The Implications of Widespread ‘Bubble-Watching’
As contrarian investors, we should seek to oppose or avoid consensual modes of thinking (however dearly we hold them). So, in a market populated with increasing numbers of ‘bubble-watchers’, what’s a contrarian to do?
First of all, allow me to support my statement with some objective evidence. Please see the chart of the (financial) google searches for the word ‘bubble’ over the past seven years:
My personal contention is that this group of ‘bubble-watchers’ is already large. However, even if you have misgivings about this group’s size, it should be evident that it is growing (see chart). Can you blame them? After all, we’ve (potentially) had ‘bubbles’ in TMT, real estate, oil, the Dow, junk bonds etc. all in the past decade. Is it any wonder that people call every price-rise a ‘bubble’ these days? Furthermore, there has been an abundance of people who have missed these ‘bubbles’, and are desperate to catch/call the next one.
Herding is dangerous in the endeavor of financial speculation irrespective of its form. Therefore, even when great skepticism arises, we should be fearful of it and seek to avoid or oppose it in our trades. In my mind, throwing-over principles is part of the game. Consider that prior to 2000 (especially), ‘bubble-watching’ could have been a great context for thinking about markets. You could ride the upswings and avoid (or profit from) the downward twists. However, it was a good method precisely because it was the antithesis of consensual thinking. For whatever reasons, the majority of investors loved to buy and hold no matter what.
The Rise of Fickleness & The Fall of Obstinance:
One implication of the increasing prevalence of ‘bubble-watching’ is that the group of people who were obstitnantly long (the stock market) have been replaced with people that are – supposedly – aware of the transient nature of price rises. Crudely put; people get that it’s no good, but think they’ll get paid for going along with it for a while. Contrast this with the volume of investors who steadfastedly believed in the ‘inevitable’ long-term trend in the stock-market pre-2008. To them, dollar-cost averaging was king and market stress was made to be bought. It was the prevalence of such obstinance that allowed bubble-watchers to get out in time (pre-2000/pre-2008). After all, what was the knee-jerk reaction to periods of market stress? Buy and hold: don’t sell, else you’ll look like a fool! It has taken a decade of twists and turns to shake these beliefs, but as ever, the market cannot pay everyone and these changes in beliefs – en masse – will frustrate people rather than help them.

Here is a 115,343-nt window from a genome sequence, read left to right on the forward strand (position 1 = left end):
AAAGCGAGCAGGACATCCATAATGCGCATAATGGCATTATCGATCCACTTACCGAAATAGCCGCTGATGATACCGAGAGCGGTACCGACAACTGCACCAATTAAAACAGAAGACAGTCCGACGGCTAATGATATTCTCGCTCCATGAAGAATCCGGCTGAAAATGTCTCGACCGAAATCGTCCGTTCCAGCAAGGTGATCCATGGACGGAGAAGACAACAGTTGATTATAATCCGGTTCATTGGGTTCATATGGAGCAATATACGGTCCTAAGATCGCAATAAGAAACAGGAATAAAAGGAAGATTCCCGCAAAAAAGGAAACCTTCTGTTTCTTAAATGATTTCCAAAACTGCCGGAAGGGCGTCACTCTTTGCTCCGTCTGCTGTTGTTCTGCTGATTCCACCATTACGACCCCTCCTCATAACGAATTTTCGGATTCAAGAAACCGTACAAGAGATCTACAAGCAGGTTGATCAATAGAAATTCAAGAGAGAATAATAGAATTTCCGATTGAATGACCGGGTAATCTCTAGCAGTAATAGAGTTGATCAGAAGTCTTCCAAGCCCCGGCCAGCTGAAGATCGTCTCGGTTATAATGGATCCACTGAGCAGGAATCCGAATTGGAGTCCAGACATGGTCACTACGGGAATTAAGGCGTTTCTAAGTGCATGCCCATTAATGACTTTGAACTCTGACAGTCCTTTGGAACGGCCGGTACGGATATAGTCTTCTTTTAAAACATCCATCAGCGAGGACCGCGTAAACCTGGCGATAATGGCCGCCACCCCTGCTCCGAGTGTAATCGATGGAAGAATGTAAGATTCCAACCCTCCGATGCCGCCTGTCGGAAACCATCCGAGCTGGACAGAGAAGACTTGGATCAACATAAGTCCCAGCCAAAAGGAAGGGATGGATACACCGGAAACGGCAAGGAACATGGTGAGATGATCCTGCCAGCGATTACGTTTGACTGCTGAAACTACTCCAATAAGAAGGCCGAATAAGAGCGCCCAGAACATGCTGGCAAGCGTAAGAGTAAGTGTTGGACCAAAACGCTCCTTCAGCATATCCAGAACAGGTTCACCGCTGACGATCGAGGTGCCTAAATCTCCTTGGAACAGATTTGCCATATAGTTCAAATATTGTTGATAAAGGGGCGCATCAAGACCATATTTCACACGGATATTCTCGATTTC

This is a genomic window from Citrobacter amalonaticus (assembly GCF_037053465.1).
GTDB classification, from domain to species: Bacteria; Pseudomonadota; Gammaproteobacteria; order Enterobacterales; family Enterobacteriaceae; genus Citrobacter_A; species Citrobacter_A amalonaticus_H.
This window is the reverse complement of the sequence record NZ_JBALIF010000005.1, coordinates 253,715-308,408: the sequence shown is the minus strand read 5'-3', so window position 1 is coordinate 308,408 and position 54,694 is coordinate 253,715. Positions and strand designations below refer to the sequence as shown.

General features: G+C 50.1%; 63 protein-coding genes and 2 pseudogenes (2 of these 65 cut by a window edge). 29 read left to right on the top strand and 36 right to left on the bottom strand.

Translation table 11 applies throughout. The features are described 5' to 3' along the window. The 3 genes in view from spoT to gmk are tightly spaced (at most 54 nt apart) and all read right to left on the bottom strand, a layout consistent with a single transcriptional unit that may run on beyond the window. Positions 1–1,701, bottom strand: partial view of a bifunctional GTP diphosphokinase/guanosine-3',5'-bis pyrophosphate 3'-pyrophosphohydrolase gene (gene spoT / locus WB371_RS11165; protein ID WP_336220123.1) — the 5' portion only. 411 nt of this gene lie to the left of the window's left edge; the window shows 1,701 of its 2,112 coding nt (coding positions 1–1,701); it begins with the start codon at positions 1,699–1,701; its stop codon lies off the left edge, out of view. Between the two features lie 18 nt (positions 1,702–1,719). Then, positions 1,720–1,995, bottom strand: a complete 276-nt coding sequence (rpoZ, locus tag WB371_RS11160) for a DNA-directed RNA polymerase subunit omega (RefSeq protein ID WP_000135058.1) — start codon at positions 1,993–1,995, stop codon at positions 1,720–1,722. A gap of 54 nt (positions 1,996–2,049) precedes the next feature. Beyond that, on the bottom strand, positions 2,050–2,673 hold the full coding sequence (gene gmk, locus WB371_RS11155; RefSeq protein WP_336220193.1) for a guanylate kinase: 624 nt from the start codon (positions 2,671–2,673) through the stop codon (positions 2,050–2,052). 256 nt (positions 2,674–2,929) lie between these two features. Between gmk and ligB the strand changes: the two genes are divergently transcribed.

What this means for the contrarian investor:
The greatest implication I see is that many obstinate buyers have gone. Or at least, they’re going. They’re being replaced by people intent on riding the waves. The implications of this are rather interesting. For it brings a powerful self-sustaining element to downtrends; each downtrend has the potential to induce more market participants to decide that the ‘bubble’ is over. I contend that – in this environment – the potential for cascading sell orders is greatly elevated.
As the great Paul Tudor Jones noted in the 1980s documentary ‘Trader’ (pre ’87 crash):
… there will be a point in time, unquestionably, when the market turns down, when the investment community - almost at once - will say ‘that may have been the top’ or ‘this was the top’. And you’re going to have all the people that are very comfortably invested – that are believing in feeding off the hope that the market will move higher – try to get out at the same time. When that happens it’s going to be the famous Acapulco cliff dive. Just a question of how long until we hit the bottom.